Dismal Outlook for Mirrorless.

Jan 31, 2011
Newcastle, Australia
Well diddums to them. Less than 59 million for the year, poor them boo hoo. Maybe they should spend more time on R&D and improve what they have instead of trying and failing to outdo everyone else.

Yes It would be a royal pain for us not to have a bazillion new bits of gear every year to moon about over and get jealous of those with the funds to keep buying, but the reality is that its not smartphones which are killing off the industry, its themselves. We don't actually *need* new cameras every year. We need the existing ones to get decent firmware updates. That kind of thing. They should take a leaf from the Fuji book. I've become mad about my X100 all over again with the v2 firmware. And Fuji is making fewer new cameras than the rest of them.

oh well, my $5 (accounting for inflation)


Hall of Famer
Aug 7, 2011
Jersey Shore
It's the low-end, 1/2.3" sensor, fixed-lens camera market that's really being eaten by smartphones. Enthusiast compacts - at least as they currently exist - may be in trouble, too. But larger sensors and cameras like the Olympus Stylus 1 may fix that.

And then there's this: http://www.43rumors.com/next-good-n...ecovers-from-their-years-of-financial-crisis/

I'm in the financial news business. And it's amazing to me how little the so-called "expert" analysts know. The problem is, most have a very short view of things in terms of time. And no patience. We're in a period of transition from PCs to tablets, to wireless connectivity and from analogue to digital photography (No, the transition isn't over yet. Most consumers have dropped film but haven't yet settled on their preferred platform.).

The camera market will ultimately stabilize and work out its problems. But financial markets hate uncertainty and want everything settled in a quarter or two. That's not going to happen and they'd better get used to it. Just as the camera makers are going to have to realize that professionals and enthusiasts are their real customer base for interchangeable-lens cameras. They'll have to concentrate on providing that base with fewer and better (perhaps more expensive) products that aren't replaced every year. And they can provide sensors and lenses for smartphones.

All this may very well mean the market for "serious" cameras shrinks and becomes much like it was for most of the 20th century. But I suspect none of us really knows what the final shake-out will look like.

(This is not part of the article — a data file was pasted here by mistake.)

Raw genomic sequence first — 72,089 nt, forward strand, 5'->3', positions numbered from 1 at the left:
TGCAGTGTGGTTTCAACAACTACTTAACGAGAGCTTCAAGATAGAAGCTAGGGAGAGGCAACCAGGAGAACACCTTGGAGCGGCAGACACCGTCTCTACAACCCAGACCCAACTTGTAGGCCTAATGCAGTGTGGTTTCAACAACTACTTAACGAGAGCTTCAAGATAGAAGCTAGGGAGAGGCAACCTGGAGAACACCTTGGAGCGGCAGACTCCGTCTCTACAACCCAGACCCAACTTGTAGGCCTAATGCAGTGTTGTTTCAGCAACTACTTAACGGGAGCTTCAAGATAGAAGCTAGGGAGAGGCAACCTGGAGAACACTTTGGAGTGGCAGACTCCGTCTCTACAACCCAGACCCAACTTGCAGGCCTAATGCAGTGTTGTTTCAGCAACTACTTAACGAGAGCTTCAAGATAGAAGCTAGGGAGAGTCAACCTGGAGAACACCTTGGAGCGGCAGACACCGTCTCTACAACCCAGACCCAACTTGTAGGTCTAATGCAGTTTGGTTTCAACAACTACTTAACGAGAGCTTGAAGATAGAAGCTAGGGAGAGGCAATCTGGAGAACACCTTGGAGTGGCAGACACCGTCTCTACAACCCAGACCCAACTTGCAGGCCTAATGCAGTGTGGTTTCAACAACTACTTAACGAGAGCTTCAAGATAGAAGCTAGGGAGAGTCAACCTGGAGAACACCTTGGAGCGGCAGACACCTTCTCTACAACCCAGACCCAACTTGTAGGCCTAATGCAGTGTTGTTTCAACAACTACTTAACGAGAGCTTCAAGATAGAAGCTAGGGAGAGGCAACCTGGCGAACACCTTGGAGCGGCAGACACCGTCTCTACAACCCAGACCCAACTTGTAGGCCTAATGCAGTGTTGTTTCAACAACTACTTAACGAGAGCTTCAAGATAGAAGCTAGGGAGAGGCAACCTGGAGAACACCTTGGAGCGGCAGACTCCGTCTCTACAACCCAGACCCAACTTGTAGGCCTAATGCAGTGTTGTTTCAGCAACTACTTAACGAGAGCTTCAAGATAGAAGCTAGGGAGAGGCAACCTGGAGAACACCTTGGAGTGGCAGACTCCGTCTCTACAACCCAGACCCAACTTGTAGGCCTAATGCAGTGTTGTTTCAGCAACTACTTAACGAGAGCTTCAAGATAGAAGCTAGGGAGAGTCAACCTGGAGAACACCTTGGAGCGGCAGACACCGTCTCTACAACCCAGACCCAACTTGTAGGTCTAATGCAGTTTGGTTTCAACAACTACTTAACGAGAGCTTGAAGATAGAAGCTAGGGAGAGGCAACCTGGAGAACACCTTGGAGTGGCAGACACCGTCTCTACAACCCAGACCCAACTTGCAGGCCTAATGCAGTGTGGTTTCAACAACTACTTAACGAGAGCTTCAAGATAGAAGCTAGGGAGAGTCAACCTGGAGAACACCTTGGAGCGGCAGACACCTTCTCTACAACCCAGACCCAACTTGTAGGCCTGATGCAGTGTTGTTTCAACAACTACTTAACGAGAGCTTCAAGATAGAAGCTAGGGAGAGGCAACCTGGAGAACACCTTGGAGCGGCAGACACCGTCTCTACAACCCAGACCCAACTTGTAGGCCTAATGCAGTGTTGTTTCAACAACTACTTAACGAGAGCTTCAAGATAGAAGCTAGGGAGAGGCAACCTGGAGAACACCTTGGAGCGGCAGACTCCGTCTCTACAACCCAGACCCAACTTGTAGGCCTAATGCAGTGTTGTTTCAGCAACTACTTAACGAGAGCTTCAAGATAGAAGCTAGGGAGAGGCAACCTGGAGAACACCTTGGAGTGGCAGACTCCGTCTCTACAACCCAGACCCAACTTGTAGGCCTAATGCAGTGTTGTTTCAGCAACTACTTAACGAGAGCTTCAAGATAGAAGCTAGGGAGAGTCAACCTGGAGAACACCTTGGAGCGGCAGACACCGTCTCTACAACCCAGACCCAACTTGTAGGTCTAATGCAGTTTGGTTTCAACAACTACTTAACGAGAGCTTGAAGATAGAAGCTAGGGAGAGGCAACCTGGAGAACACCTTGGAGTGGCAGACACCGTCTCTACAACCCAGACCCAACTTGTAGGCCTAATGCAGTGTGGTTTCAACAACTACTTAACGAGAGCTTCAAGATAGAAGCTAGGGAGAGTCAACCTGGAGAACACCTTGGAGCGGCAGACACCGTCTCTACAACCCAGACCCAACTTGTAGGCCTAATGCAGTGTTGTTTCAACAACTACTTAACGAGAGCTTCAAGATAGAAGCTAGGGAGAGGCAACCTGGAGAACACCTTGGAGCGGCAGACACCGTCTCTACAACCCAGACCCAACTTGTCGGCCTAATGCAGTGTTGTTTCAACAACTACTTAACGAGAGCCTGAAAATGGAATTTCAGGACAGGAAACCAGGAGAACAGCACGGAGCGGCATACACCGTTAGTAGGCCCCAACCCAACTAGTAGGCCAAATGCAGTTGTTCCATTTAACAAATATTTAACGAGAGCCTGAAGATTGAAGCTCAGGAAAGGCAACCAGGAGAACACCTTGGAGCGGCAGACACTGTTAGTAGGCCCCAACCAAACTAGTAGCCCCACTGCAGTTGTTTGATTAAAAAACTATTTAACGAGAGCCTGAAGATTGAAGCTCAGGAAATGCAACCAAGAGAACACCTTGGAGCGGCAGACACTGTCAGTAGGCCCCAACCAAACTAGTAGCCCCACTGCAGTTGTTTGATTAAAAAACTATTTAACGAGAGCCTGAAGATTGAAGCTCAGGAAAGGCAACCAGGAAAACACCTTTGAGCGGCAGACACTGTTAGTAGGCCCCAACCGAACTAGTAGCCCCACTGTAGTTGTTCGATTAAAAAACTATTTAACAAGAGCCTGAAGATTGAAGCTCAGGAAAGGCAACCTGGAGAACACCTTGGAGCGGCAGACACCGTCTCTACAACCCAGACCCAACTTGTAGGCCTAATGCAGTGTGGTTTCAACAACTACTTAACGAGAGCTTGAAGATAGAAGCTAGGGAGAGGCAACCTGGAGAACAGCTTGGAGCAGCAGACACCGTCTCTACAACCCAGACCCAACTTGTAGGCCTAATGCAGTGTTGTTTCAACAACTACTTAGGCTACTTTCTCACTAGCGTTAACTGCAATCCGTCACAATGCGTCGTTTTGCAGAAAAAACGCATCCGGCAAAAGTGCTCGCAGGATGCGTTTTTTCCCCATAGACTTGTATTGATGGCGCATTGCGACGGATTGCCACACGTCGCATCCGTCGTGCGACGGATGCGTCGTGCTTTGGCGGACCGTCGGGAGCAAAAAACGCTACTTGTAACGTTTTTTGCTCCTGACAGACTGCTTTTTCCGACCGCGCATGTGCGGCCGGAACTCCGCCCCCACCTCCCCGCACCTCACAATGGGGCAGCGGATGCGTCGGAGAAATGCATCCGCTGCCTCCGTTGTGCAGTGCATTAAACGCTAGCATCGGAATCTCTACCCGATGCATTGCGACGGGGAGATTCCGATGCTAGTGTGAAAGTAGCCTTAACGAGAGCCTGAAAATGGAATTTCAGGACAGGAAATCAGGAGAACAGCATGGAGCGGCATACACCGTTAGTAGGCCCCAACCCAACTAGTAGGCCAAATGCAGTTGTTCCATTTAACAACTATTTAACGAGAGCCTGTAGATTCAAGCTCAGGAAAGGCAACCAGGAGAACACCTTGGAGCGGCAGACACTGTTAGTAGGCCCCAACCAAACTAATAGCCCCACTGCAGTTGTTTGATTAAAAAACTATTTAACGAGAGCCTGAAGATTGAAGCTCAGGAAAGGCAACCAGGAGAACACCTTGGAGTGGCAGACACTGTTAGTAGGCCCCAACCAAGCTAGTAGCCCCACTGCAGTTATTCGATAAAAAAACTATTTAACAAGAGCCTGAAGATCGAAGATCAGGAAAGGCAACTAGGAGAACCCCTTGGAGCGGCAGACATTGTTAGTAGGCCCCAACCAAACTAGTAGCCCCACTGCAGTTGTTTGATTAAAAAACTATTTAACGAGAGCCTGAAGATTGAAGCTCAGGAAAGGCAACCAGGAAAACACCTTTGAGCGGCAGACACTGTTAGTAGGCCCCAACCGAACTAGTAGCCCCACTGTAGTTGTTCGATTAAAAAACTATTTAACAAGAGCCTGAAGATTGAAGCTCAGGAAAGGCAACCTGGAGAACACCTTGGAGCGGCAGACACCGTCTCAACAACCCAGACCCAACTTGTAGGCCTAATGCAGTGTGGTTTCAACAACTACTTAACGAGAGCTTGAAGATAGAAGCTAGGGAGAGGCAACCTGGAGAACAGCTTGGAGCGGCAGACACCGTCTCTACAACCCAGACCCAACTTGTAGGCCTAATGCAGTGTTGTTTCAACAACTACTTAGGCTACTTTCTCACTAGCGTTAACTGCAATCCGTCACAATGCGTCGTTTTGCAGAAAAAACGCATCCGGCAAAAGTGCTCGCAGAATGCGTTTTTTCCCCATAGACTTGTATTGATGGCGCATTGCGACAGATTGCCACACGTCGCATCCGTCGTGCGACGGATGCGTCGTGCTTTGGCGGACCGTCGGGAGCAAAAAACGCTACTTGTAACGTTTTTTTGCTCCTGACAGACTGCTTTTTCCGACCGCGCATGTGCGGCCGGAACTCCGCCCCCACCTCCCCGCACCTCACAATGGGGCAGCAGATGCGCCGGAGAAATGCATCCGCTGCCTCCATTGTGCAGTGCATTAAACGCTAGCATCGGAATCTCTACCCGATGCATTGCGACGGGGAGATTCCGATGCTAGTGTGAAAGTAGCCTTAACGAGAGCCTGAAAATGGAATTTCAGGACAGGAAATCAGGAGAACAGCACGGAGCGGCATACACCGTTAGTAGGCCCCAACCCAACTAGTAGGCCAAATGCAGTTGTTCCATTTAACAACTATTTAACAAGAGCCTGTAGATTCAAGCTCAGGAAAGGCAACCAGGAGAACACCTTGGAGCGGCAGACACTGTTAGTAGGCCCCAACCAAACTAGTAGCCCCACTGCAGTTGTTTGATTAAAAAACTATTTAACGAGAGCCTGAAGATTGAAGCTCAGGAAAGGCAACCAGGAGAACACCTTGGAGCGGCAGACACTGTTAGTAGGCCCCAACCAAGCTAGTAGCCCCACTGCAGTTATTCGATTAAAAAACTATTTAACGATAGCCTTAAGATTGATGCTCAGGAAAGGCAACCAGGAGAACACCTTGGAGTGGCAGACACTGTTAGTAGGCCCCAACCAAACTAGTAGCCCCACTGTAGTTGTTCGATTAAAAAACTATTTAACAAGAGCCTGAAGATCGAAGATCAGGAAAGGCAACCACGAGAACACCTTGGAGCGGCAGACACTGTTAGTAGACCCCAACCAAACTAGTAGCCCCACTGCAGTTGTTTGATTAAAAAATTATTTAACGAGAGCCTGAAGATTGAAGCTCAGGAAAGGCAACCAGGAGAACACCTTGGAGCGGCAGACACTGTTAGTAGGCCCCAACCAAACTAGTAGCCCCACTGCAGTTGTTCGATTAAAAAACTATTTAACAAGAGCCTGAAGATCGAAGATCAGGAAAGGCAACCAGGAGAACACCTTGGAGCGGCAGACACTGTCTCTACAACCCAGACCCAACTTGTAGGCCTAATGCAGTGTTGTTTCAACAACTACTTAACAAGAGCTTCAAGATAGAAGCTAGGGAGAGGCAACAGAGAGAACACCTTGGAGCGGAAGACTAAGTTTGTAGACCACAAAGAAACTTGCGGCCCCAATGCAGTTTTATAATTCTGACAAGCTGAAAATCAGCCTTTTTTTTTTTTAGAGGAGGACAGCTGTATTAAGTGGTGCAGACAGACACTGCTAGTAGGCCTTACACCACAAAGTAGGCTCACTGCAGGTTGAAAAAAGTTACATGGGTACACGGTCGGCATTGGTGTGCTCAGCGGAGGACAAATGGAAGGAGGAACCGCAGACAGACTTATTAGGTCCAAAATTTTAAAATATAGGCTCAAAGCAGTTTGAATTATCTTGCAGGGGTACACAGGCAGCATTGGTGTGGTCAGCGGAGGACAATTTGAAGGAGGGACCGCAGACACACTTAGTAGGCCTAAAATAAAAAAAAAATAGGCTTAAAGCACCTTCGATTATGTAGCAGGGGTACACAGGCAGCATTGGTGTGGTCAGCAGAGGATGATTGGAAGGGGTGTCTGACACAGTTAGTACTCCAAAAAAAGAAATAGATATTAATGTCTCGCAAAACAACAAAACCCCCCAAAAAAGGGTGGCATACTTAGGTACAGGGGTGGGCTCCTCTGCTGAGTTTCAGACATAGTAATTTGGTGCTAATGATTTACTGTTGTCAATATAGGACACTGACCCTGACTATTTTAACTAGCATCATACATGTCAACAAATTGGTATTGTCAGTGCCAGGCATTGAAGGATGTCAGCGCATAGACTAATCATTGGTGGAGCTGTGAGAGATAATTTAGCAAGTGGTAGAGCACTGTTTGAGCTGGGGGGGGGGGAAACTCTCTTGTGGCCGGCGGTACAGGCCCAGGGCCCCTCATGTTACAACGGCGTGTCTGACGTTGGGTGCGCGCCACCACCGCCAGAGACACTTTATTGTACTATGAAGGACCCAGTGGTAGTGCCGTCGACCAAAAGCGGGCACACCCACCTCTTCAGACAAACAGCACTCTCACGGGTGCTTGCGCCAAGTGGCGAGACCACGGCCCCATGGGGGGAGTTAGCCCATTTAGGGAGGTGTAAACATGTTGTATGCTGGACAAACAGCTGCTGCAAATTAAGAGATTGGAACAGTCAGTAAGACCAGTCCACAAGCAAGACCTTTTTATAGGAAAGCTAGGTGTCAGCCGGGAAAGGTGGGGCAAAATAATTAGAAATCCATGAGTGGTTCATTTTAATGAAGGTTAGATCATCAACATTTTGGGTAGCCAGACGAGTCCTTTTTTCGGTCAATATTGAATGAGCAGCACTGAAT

Tilman Paulin

Top Veteran
Nov 15, 2011
Vancouver B.C.
Don't pay attention to so called "industry analysts". They're just doing the same as fortune tellers. If the prediction doesn't come true, it's soon forgotten. If their prediction happens to come true, they're the ones who KNEW it...

One example that I like to cite is Pixar's movie "Up".
One big-shot financial analyst predicted it was going to be a failure, because the main characters are an old man and a young boy.
Apart from being one of my favourite Pixar movie of all time, "Up" won 2 Oscars (5 Oscar nominations) and did better at the box office than all other Pixar movies except Toy Story 3 and Finding Nemo... :)


Nov 30, 2013
in 5 years (maybe less), only eccentrics that hang out on photography web fora will use dedicated cameras (of any kind). And in 10 years, even most of those will have found better ways to create an image.
I agree. If my cellphone took pictures as good as any other camera, I would not own the other camera. I used to have a bunch of cheapo P&S cameras to throw in a pocket or backpack. Since the iPhone 4, no more.

In fact I wonder why I still have a few more serious compacts.


Hall of Famer
Jul 9, 2010
Caguas, Puerto Rico
Three and a half years ago, I bought a Canon Rebel T1i for my wife to use. She used it for a while but has not touched it since she got her iPhone 5. For her purposes, IQ of the iPhone in good light is not significantly different. On the other hand, the phone is always with her, and uploading pictures to Facebook could not be easier. She is actually a pretty good photographer, but is not a photography enthusiast. So, that's a DSLR that will never be replaced.

There are a number of people who have bought DSLRs in search for better image quality, who have probably found out that in most cases, straight out of camera JPEGs (in good light) are actually not that much better than what you can get from your mobile phone camera. Those are DSLR sales that will likely not be repeated.

I believe that DSLR and mirrorless sales will probably be limited to professionals and enthusiasts. The question is whether there are enough of us to keep all of the current manufacturers in business.




Zen Snapshooter
Jul 13, 2011
Lexington, VA